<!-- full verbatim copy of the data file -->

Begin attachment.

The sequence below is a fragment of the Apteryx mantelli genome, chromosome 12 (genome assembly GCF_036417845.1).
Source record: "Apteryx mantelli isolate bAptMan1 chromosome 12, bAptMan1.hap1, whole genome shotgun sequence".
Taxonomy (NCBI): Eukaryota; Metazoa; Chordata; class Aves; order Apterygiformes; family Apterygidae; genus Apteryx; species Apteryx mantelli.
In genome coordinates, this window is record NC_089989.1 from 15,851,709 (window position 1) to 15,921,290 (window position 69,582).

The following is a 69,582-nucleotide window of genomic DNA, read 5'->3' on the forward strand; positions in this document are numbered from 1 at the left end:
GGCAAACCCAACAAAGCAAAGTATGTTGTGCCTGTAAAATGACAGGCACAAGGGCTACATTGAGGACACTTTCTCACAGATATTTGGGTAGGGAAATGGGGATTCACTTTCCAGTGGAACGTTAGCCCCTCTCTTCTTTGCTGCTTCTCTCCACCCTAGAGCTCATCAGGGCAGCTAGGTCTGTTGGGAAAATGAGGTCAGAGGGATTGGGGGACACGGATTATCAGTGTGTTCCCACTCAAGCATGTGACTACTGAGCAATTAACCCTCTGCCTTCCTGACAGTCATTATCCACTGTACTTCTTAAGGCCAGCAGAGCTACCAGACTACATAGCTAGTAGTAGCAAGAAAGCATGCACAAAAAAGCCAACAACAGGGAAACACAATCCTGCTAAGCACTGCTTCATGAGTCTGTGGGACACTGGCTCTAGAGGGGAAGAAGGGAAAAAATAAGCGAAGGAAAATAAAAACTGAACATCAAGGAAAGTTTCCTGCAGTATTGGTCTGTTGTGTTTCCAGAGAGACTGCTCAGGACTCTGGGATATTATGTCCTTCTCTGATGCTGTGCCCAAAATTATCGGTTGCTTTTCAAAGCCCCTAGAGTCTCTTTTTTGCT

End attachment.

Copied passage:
The sequence below is a fragment of the Apteryx mantelli genome, chromosome 12 (genome assembly GCF_036417845.1).
Source record: "Apteryx mantelli isolate bAptMan1 chromosome 12, bAptMan1.hap1, whole genome shotgun sequence".
Taxonomy (NCBI): Eukaryota; Metazoa; Chordata; class Aves; order Apterygiformes; family Apterygidae; genus Apteryx; species Apteryx mantelli.
In genome coordinates, this window is record NC_089989.1 from 15,851,709 (window position 1) to 15,921,290 (window position 69,582).

The following is a 69,582-nucleotide window of genomic DNA, read 5'->3' on the forward strand; positions in this document are numbered from 1 at the left end:
GGCAAACCCAACAAAGCAAAGTATGTTGTGCCTGTAAAATGACAGGCACAAGGGCTACATTGAGGACACTTTCTCACAGATATTTGGGTAGGGAAATGGGGATTCACTTTCCAGTGGAACGTTAGCCCCTCTCTTCTTTGCTGCTTCTCTCCACCCTAGAGCTCATCAGGGCAGCTAGGTCTGTTGGGAAAATGAGGTCAGAGGGATTGGGGGACACGGATTATCAGTGTGTTCCCACTCAAGCATGTGACTACTGAGCAATTAACCCTCTGCCTTCCTGACAGTCATTATCCACTGTACTTCTTAAGGCCAGCAGAGCTACCAGACTACATAGCTAGTAGTAGCAAGAAAGCATGCACAAAAAAGCCAACAACAGGGAAACACAATCCTGCTAAGCACTGCTTCATGAGTCTGTGGGACACTGGCTCTAGAGGGGAAGAAGGGAAAAAATAAGCGAAGGAAAATAAAAACTGAACATCAAGGAAAGTTTCCTGCAGTATTGGTCTGTTGTGTTTCCAGAGAGACTGCTCAGGACTCTGGGATATTATGTCCTTCTCTGATGCTGTGCCCAAAATTATCGGTTGCTTTTCAAAGCCCCTAGAGTCTCTTTTTTGCT